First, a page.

Anyway, I’ll keep reading Sommers, but so far she’s not making a terribly good impression. We’ll see what else she has to say.


  1. Hunt says

    Yes, I agree. This is one place where the fundamental definition of feminism, that women are and should be treated as human beings, with the same status as men, really hits home. There are so many people who think, well, equality is okay, so long as it doesn’t impact anything in the status quo, particularly if this is classified as some form of “freedom” to do something or to get something, while they wouldn’t even hesitate to shift priorities within one subgroup, say male athletics. They wouldn’t bat an eye when forced to manage resources there. The terminally idiotic apotheosis of this is those people so backward that they think female suffrage is a bad thing because there have been social structures and safety nets established post-suffrage that they interpret as a loss of civil freedom. Yes, these people actually exist in significant numbers.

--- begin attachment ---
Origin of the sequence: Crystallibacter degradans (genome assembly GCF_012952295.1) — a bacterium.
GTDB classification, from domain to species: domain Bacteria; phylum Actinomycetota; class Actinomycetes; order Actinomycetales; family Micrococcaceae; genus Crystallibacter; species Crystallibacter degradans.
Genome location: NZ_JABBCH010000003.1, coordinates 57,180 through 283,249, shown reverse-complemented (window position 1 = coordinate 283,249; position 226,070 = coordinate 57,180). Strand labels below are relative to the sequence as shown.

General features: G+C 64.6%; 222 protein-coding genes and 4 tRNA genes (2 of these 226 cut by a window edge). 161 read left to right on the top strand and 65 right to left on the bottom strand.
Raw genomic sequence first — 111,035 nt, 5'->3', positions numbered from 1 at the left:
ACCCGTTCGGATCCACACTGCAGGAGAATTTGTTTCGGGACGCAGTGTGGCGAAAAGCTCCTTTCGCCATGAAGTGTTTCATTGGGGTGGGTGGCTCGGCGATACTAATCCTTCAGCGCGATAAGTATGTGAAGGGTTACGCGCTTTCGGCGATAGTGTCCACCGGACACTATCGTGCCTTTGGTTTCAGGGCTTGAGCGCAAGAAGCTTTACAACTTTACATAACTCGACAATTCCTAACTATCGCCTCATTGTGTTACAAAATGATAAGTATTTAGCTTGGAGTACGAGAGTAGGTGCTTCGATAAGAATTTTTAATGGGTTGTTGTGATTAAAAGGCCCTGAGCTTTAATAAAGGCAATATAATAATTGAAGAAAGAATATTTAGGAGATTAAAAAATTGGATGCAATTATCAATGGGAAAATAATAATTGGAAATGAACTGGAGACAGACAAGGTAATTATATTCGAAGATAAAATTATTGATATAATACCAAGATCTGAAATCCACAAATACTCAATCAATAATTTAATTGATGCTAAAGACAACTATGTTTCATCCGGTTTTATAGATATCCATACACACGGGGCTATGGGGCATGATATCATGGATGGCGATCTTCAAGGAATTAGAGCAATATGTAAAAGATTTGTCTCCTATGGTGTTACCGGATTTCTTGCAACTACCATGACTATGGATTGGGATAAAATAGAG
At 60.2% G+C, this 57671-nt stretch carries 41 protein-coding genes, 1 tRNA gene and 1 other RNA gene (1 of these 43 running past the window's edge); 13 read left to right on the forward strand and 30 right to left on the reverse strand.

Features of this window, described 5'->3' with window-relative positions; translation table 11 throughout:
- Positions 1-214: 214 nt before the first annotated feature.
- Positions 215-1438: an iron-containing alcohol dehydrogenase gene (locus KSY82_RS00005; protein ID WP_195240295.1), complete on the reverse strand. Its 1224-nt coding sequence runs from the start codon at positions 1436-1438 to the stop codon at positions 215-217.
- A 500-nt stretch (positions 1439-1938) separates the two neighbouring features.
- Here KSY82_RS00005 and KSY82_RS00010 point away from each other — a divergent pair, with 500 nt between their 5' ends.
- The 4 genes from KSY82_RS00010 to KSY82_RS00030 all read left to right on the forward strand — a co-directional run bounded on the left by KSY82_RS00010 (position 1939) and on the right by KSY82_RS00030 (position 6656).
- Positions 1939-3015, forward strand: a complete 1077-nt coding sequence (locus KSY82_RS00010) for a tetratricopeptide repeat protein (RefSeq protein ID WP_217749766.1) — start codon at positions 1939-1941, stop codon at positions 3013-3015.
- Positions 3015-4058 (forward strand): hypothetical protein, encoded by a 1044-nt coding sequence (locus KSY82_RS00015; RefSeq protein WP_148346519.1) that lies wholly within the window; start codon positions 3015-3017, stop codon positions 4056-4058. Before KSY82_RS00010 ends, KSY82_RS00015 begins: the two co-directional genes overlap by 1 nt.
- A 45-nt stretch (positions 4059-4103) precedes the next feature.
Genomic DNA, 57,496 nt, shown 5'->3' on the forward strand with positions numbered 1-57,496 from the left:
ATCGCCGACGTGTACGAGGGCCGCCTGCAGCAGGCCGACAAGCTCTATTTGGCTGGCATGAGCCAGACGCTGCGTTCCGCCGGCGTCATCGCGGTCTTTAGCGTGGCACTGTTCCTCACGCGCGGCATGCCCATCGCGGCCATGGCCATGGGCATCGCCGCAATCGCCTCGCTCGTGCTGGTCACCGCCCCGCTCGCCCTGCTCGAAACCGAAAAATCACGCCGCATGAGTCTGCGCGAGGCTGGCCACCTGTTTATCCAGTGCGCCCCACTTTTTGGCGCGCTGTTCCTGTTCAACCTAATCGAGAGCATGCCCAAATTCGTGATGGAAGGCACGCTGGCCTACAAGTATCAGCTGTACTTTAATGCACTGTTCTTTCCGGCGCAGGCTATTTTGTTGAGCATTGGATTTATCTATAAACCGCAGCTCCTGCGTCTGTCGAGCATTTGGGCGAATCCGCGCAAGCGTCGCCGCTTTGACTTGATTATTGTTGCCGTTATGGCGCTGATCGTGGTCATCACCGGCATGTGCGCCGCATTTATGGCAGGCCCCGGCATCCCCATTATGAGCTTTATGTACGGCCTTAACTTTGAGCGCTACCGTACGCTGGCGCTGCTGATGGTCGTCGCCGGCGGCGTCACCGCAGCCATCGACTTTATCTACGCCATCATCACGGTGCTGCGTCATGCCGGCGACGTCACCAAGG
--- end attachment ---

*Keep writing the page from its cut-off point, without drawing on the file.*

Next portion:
2. iknklast says

    Maybe if they pare men’s athletics back to the level of women’s interest, schools like OU will quit cancelling classes on game day. Yes, that’s right – OU v. UT, classes cancelled so students can drive to Dallas for the big game.

    And who says women aren’t interested in sports? I see women getting really involved in sports, but for so long they haven’t been encouraged to play. Oh, women aren’t good at that – go into that corner and knit (I’m a woman – not interested in sports OR knitting, but I do my share of hiking and backpacking – and science).

    It’s the same old story. Man is default human; woman is somewhat degraded version of more perfected man.

  3. says

    I’m not sure the argument is as much “Our institutions of higher education should be focused primarily on men’s sports” as it is that men shouldn’t be losing options (or be punished) because women aren’t participating in the options made available to them.

    But even when the argument is restated this way, it still has the same flaws mentioned.

  4. Brian M says

    I can claim no research or facts, but the premise that men’s sports have been cut back in significant ways seems suspect to me. Maybe “minor” sports that have little interest among men? Does anyone know how common these cutbacks really are? Or is this another “anecdote to prove my political point” argument?

  5. mck9 says

    –call it reductio ad feminem–

    No, call it reductio ad feminam.

    Femina is first declension; singular accusative is feminam.

    Homo is third declension; singular accusative is hominem.

    Really, there’s no need to listen to anyone who can’t do simple Latin declensions properly.

  6. Brad says